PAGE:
Stretch that Upper Body!

    The good thing about upper body stretches? You can do them in one spot! No need to have a wide open space, so it’s great if you want to stretch indoors before you go out to the court. Just stand up strength, feet hip length apart, and bend your knees ever so slightly. Suck in the stomach as much as you can, too.

    Rotating Trunk-Hands on hips, give your upper body a good rotate. Start small and slow, and work your way up, doing about 15 reps.

    tennis stretching exercise

    Bending Trunk-Now, put your arms right above your head, bending over to your side. Using your opposite hand, reach over the head, and change sides. Do this 15 times.

    Circling Neck-Looking at the ground, right shoulder, above, and over the left shoulder, rotate your neck fully. Do this for about three times.

    Rolling Shoulder-This time, put your arms on your sides and get those shoulder joints rolling. Why not roll them forward and back, doing them equally for five times each?

    Circling Arm-Just swing your arms in circles. Do it five times forward and five times backwards. For a challenge, alternate between forward and back.

    Clapping Straight Arm-This one is a bit more challenging. First, begin with your arms in front of you. Straighten your elbows, touch your palms, and make sure your hands are slowly moved apart. Begin by doing it on the sides at a chest length, and then put them at your center. Keep doing this faster, and soon, you can mix up the exercise by bending your elbows.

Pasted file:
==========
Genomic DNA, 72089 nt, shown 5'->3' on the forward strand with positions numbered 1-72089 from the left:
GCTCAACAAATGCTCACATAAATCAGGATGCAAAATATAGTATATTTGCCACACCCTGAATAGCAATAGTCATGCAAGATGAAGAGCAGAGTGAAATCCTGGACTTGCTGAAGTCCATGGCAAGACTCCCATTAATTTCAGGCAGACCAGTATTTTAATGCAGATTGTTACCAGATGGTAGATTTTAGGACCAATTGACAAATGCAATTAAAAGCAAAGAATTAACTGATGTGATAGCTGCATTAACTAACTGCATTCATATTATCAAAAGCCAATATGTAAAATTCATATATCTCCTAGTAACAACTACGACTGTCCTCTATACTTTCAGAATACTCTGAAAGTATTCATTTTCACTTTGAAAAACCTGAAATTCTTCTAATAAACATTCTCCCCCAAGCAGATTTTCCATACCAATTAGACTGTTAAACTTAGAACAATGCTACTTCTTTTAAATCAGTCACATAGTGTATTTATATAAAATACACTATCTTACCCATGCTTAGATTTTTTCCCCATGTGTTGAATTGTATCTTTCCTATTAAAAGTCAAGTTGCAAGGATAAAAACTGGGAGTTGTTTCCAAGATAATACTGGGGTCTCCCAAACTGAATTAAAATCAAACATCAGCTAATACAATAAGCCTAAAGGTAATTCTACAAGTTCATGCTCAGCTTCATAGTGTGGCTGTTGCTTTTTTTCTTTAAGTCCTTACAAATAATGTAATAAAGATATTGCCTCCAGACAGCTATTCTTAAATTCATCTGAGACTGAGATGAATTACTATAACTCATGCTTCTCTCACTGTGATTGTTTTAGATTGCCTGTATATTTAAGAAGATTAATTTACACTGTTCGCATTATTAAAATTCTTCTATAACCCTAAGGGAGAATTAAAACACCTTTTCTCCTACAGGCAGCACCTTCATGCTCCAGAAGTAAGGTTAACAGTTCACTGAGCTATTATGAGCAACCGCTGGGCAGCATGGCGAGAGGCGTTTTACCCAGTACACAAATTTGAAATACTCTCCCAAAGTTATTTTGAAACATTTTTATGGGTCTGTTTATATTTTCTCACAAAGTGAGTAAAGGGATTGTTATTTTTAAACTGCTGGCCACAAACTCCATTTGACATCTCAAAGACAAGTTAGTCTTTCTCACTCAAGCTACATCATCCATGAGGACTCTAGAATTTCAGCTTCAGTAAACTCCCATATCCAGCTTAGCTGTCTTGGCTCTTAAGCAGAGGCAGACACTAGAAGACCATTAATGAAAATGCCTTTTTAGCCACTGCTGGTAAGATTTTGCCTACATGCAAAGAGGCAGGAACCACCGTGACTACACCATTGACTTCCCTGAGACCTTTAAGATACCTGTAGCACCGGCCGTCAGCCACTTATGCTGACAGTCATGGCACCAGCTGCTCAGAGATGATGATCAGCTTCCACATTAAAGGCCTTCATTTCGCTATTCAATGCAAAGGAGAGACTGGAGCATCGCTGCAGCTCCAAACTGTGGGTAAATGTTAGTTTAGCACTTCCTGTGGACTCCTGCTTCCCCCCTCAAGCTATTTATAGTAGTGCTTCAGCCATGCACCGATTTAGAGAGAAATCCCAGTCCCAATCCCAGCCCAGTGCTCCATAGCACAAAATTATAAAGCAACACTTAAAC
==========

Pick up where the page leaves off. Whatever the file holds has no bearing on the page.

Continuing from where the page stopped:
The Rotating Rotator Cuff-Begin by having shoulder-high arms. Bend your elbows at a 90 degree angle, and make sure your palms are down. Start rotating your shoulder joint. You’ll know you’re doing it right when your fist is pointing to the ceiling. Rotate it back, and repeat ten times. Change arms after this. Keep doing it faster for a challenge.

    Rotating wrist-Straightening your elbows, rotate the wrists in a circular manner. Make the circle bigger and bigger and go faster while you do it. Do each wrist five times.

    After that, your body is nice and stretched. Why not do some tennis warmups while you’re at it?

    Tennis Warmups

    Finally, we end the warmups by having you practice some shots for your game. You’ll be focusing on your techniques, movements, and anything else relevant to the game. Besides warming you up, it makes good practice, allowing you to get a feel for the game and improve your skills along the way.

    Do a few mild underarm shots. If you’re playing tennis, aim for the net while close. Move back little by little, and improve the power of your shots. Do backhands and underarm shots as well. After a while, you’ll be mostly warmed up.

    Finish it off by doing some overhead shots. Start with the net and go back, and soon, you’ll be rocking that racquet.


    Warming up is not only important for tennis, but any physical activity. If you want to be at your best, you definitely want to have a good warmup. So get out there and stretch!

    About the Author Susan Winkler